Human Resources of the World, Unite!

Eran holds the credit card and identity card during the demonstration against land reform

Eran holds the credit card and identity card during the demonstration against land reform

I have to give Eran Ben Yemini credit for setting off this train of thought when, at the recent demonstration against land reform, he observed that Prime Minister Netanyahu and his government want to change us from citizens into consumers,  to determine our identities by our credit cards rather than our ID cards. I don’t think this a new phenomenon but rather part of trend that has been developing over the last 50 years. This is what makes the mad dash towards privatization so dangerous, that it is not new. The worship of market forces as the answer for all that ails us is a religion practiced by so many for so long that few even bother to question its’ basic tenets. You see, Mr. Netanyahu is not perpetuating a conspiracy nor is he a radical when he promotes his pro-business agenda. He is well within the mainstream. Slowly but surely we are being turned from individuals into human resources; human resources that spend the majority of their waking hours either working or consuming.

So where is all of this leading? Unfortunately I don’t think the following scenario is too far off. You get in your car in the morning and spend an hour in traffic jams going to work in Tel Aviv. You don’t live there but in Savyonei Kiryat Ono because that is the closest to Tel Aviv that someone with a normal salary can get an apartment. You spend your day making a newer version of something that already exists and works perfectly well. You have lunch in a chain restaurant that serves same standard mediocrity no matter where in Israel it is, standardized so that so that any employee can learn to prepare it in the minimum time with the minimum amount of training. You go back to the office to outsource some more of the work your company does to the other side of the world in order to save a couple of shekels, just in time to get back in the traffic jam home. On the way you stop where that nice orange grove once stood and they now raised another shopping mall, so similar to all the rest of them that you can’t tell whether you are in Eilat or Metula. You get home just in time to have missed putting your kids to bed, nuke some food, watch a rerun of a so-so reality show on public TV, order a new, improved GPS so that you don’t get lost in the traffic jams to work and go to sleep.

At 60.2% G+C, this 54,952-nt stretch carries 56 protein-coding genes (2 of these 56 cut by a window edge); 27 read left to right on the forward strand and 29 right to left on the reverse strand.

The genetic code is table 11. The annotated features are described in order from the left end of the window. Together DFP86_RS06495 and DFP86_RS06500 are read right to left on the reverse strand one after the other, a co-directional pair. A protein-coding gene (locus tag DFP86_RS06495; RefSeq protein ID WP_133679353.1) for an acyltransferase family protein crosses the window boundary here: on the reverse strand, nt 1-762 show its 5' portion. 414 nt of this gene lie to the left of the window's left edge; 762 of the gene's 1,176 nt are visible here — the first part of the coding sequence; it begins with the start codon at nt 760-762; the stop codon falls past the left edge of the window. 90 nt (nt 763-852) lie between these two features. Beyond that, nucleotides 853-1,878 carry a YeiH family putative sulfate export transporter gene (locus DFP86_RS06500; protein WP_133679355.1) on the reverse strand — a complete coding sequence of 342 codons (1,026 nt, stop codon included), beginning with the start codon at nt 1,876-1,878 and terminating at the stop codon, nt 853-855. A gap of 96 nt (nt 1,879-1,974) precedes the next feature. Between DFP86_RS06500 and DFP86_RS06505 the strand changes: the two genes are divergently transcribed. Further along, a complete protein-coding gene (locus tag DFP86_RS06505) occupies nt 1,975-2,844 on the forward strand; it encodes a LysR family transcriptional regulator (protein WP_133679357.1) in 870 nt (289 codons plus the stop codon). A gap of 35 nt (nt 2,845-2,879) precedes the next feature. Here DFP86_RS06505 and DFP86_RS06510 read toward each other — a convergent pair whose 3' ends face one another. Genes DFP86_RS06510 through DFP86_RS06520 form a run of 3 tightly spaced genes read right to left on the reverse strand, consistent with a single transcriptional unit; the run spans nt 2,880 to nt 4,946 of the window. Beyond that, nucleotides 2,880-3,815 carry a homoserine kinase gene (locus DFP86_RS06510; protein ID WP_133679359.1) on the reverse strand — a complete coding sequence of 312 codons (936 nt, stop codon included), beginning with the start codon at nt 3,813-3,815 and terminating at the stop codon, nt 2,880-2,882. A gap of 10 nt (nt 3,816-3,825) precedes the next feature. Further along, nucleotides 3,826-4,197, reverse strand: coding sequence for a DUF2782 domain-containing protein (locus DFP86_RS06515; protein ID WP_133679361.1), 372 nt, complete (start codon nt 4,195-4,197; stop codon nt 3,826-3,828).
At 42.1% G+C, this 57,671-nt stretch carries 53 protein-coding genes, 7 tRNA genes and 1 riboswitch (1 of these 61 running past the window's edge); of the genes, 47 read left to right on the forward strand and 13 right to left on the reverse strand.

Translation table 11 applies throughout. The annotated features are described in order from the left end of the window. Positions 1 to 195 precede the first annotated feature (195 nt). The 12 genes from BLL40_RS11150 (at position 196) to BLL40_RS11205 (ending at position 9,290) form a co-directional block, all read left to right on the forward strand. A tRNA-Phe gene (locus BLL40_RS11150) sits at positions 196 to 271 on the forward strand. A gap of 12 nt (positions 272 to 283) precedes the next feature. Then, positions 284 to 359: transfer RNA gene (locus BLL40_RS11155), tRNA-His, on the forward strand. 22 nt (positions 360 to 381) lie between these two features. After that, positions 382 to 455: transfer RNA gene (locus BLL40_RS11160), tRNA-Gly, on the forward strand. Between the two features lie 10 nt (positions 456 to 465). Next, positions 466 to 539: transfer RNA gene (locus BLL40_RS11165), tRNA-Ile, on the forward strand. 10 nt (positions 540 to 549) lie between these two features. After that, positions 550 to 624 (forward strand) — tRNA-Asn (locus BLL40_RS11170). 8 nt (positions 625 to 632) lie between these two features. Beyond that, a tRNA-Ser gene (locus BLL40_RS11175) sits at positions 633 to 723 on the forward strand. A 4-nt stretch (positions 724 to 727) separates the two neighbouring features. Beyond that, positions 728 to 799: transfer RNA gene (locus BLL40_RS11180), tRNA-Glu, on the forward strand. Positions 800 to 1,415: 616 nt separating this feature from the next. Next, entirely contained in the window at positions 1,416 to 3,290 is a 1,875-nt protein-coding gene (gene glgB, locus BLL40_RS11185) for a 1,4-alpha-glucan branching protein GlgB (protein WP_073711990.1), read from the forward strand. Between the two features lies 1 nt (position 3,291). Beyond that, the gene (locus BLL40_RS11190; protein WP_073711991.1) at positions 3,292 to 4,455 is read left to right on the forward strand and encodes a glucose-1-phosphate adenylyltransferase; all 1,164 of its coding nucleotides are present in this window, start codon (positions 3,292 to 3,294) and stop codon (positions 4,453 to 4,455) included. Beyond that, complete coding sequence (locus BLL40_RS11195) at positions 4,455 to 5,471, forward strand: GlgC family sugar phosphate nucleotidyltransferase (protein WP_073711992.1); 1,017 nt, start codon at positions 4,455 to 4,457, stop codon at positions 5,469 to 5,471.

It makes me think of the Matrix when Neo wakes up to reality and realizes that he is being used as a battery. Privatization is turning us into human batteries, human resources. We are not teachers, doctors, programmers, cooks or police officers. We are being turned into education employees, health employees, software employees, food employees and security employees.

What am I doing to stop this from happening? First, I’ve changed my voting patterns. No more Meretz, no more Labour; they have too long a track record of doing nothing. Second. I’ve joined the Green Movement, my moral choice, no more strategic voting for me. Thirdly, I’ve realized that changing Israel for the better depends on me. Not through grand gestures but rather daily acts of optimism; by writing here, by talking to people at lunch, by changing the way I consume and eat and commute and raise my daughter. It is you and I and thousands of other human resources that will ensure that our lives are not determined by the invisible hand of market forces and mainstream blandness. Human resources of the world, unite!

Bram Spiero


5 responses to “Human Resources of the World, Unite!

  1. Indeed, sad but true
    I admire you for being able to step out of the “movie” and write about it
    Well written

  2. Daniel Ben-Tal

    My feelings exactly.
    For many years I prided myself on ‘flirting’ with accepted social practices while fooling myself that I was living outside the mainstream mind-set. Now that I am a wage-earning commuter with young bellies (and minds) to nourish, I wonder if I’m just another one of the millions sliding down that slippery slope to blind consumerism. Essentially, this lifestyle makes my living in Israel an irrelevance – I could easily be doing the same thing in other places on the planet.
    That’s why I’ve also ceased voting for Meretz, and chose the Green Movement in the last election. However, unless the party reaches the critical mass of votes necessary to pass the threshold for election to the next Knesset, I fear it will soon become a sidelined anachronism.
    btw, Who wrote this blog?

  3. It is what looks like the little things that count. A few weeks after the February 2009 elections, I went to the local grocery store, wearing my Yeruka T-shirt. Arkady the owner said, “So that’s what’s left? A T shirt?” We both smiled and he said, “But you know, you are winning.”
    “What do you mean?” I asked.
    “I see it here in my store,” said Arkady. “People are more aware. They check what is in the packaged foods they buy. They take fewer bags. They recycle bottles. They compare prices. When the next elections come, they will be ready to listen to you.”

    I hope he is right.

  4. עודד גלעד

    Essentially, the problem is that the world consumer is too strong, too free to harm, with no contradictory force to restrain him. Voluntary green or socially responsible consumerism is very important, but would not suffice. The idea of citizenship and trying to limit the consumer via the government is a crucial part of the solution, but as long as the consumer is global and the citizen is local the consumer will always win. The world citizen, represented in world government, is the only force that will be able to truly strain the world consumer.

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